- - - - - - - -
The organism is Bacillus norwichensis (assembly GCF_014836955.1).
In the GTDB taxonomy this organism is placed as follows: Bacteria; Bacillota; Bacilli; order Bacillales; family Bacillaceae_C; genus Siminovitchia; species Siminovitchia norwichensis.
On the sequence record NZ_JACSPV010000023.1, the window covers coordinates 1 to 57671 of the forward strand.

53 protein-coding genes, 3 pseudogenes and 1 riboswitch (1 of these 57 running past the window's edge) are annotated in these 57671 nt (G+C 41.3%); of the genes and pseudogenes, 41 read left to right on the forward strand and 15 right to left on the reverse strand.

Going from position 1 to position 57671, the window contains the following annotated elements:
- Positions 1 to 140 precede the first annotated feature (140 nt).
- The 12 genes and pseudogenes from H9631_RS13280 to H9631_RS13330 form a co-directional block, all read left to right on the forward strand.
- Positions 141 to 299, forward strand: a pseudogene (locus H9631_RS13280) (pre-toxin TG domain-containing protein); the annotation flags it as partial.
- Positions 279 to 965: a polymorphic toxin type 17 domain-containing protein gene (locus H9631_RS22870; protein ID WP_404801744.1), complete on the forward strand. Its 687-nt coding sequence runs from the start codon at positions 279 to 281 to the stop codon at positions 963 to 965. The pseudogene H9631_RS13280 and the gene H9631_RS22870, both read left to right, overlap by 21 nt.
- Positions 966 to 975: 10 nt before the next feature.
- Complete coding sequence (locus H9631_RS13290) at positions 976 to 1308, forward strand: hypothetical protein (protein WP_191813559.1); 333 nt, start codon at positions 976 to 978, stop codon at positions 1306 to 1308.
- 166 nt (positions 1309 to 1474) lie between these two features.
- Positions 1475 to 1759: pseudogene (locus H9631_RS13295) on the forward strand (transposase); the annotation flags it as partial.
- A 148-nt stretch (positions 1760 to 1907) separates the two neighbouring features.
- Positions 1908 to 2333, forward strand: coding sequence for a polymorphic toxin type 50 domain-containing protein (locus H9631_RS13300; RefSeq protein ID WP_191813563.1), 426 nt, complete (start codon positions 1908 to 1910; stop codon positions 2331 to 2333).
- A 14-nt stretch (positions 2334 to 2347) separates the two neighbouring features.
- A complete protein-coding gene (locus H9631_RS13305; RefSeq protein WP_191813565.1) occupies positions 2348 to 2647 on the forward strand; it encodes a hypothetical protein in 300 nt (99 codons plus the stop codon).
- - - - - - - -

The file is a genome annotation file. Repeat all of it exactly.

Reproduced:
The organism is Bacillus norwichensis (assembly GCF_014836955.1).
In the GTDB taxonomy this organism is placed as follows: Bacteria; Bacillota; Bacilli; order Bacillales; family Bacillaceae_C; genus Siminovitchia; species Siminovitchia norwichensis.
On the sequence record NZ_JACSPV010000023.1, the window covers coordinates 1 to 57671 of the forward strand.

53 protein-coding genes, 3 pseudogenes and 1 riboswitch (1 of these 57 running past the window's edge) are annotated in these 57671 nt (G+C 41.3%); of the genes and pseudogenes, 41 read left to right on the forward strand and 15 right to left on the reverse strand.

Going from position 1 to position 57671, the window contains the following annotated elements:
- Positions 1 to 140 precede the first annotated feature (140 nt).
- The 12 genes and pseudogenes from H9631_RS13280 to H9631_RS13330 form a co-directional block, all read left to right on the forward strand.
- Positions 141 to 299, forward strand: a pseudogene (locus H9631_RS13280) (pre-toxin TG domain-containing protein); the annotation flags it as partial.
- Positions 279 to 965: a polymorphic toxin type 17 domain-containing protein gene (locus H9631_RS22870; protein ID WP_404801744.1), complete on the forward strand. Its 687-nt coding sequence runs from the start codon at positions 279 to 281 to the stop codon at positions 963 to 965. The pseudogene H9631_RS13280 and the gene H9631_RS22870, both read left to right, overlap by 21 nt.
- Positions 966 to 975: 10 nt before the next feature.
- Complete coding sequence (locus H9631_RS13290) at positions 976 to 1308, forward strand: hypothetical protein (protein WP_191813559.1); 333 nt, start codon at positions 976 to 978, stop codon at positions 1306 to 1308.
- 166 nt (positions 1309 to 1474) lie between these two features.
- Positions 1475 to 1759: pseudogene (locus H9631_RS13295) on the forward strand (transposase); the annotation flags it as partial.
- A 148-nt stretch (positions 1760 to 1907) separates the two neighbouring features.
- Positions 1908 to 2333, forward strand: coding sequence for a polymorphic toxin type 50 domain-containing protein (locus H9631_RS13300; RefSeq protein ID WP_191813563.1), 426 nt, complete (start codon positions 1908 to 1910; stop codon positions 2331 to 2333).
- A 14-nt stretch (positions 2334 to 2347) separates the two neighbouring features.
- A complete protein-coding gene (locus H9631_RS13305; RefSeq protein WP_191813565.1) occupies positions 2348 to 2647 on the forward strand; it encodes a hypothetical protein in 300 nt (99 codons plus the stop codon).